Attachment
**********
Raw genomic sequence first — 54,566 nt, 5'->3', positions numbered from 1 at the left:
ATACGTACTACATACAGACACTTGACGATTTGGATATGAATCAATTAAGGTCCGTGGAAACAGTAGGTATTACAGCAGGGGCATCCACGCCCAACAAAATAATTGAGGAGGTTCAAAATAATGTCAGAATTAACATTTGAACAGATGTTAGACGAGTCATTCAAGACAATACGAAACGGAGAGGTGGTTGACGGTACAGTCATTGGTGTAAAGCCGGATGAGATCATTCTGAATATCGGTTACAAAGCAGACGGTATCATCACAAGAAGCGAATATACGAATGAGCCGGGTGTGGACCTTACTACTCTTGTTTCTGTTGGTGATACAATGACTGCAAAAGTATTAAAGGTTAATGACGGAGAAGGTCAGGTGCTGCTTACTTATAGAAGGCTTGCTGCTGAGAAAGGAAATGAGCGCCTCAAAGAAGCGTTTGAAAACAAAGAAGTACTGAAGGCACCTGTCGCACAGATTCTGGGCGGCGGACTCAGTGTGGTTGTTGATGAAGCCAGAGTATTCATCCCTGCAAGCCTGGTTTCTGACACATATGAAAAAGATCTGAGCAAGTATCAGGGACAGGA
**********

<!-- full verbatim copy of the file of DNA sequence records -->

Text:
Raw genomic sequence first — 54,566 nt, 5'->3', positions numbered from 1 at the left:
ATACGTACTACATACAGACACTTGACGATTTGGATATGAATCAATTAAGGTCCGTGGAAACAGTAGGTATTACAGCAGGGGCATCCACGCCCAACAAAATAATTGAGGAGGTTCAAAATAATGTCAGAATTAACATTTGAACAGATGTTAGACGAGTCATTCAAGACAATACGAAACGGAGAGGTGGTTGACGGTACAGTCATTGGTGTAAAGCCGGATGAGATCATTCTGAATATCGGTTACAAAGCAGACGGTATCATCACAAGAAGCGAATATACGAATGAGCCGGGTGTGGACCTTACTACTCTTGTTTCTGTTGGTGATACAATGACTGCAAAAGTATTAAAGGTTAATGACGGAGAAGGTCAGGTGCTGCTTACTTATAGAAGGCTTGCTGCTGAGAAAGGAAATGAGCGCCTCAAAGAAGCGTTTGAAAACAAAGAAGTACTGAAGGCACCTGTCGCACAGATTCTGGGCGGCGGACTCAGTGTGGTTGTTGATGAAGCCAGAGTATTCATCCCTGCAAGCCTGGTTTCTGACACATATGAAAAAGATCTGAGCAAGTATCAGGGACAGGA